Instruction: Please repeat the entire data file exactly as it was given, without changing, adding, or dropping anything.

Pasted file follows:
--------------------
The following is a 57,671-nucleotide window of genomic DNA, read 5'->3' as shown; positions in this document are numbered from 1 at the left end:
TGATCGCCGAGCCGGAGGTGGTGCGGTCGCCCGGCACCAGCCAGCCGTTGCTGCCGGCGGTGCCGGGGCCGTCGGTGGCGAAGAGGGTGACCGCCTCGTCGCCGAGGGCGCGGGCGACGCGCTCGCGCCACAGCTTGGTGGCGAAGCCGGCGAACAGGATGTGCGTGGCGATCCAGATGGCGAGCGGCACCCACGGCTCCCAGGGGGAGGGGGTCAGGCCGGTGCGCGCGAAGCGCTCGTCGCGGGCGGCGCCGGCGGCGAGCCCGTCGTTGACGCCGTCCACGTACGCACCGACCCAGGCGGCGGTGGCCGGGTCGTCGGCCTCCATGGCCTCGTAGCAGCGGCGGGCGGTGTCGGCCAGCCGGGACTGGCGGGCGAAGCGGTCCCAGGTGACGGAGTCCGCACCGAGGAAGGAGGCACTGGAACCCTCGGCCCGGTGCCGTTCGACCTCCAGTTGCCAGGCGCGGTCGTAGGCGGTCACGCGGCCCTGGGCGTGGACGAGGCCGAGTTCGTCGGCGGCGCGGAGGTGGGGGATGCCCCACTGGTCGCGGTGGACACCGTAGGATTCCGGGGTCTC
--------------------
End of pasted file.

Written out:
The following is a 57,671-nucleotide window of genomic DNA, read 5'->3' as shown; positions in this document are numbered from 1 at the left end:
TGATCGCCGAGCCGGAGGTGGTGCGGTCGCCCGGCACCAGCCAGCCGTTGCTGCCGGCGGTGCCGGGGCCGTCGGTGGCGAAGAGGGTGACCGCCTCGTCGCCGAGGGCGCGGGCGACGCGCTCGCGCCACAGCTTGGTGGCGAAGCCGGCGAACAGGATGTGCGTGGCGATCCAGATGGCGAGCGGCACCCACGGCTCCCAGGGGGAGGGGGTCAGGCCGGTGCGCGCGAAGCGCTCGTCGCGGGCGGCGCCGGCGGCGAGCCCGTCGTTGACGCCGTCCACGTACGCACCGACCCAGGCGGCGGTGGCCGGGTCGTCGGCCTCCATGGCCTCGTAGCAGCGGCGGGCGGTGTCGGCCAGCCGGGACTGGCGGGCGAAGCGGTCCCAGGTGACGGAGTCCGCACCGAGGAAGGAGGCACTGGAACCCTCGGCCCGGTGCCGTTCGACCTCCAGTTGCCAGGCGCGGTCGTAGGCGGTCACGCGGCCCTGGGCGTGGACGAGGCCGAGTTCGTCGGCGGCGCGGAGGTGGGGGATGCCCCACTGGTCGCGGTGGACACCGTAGGATTCCGGGGTCTC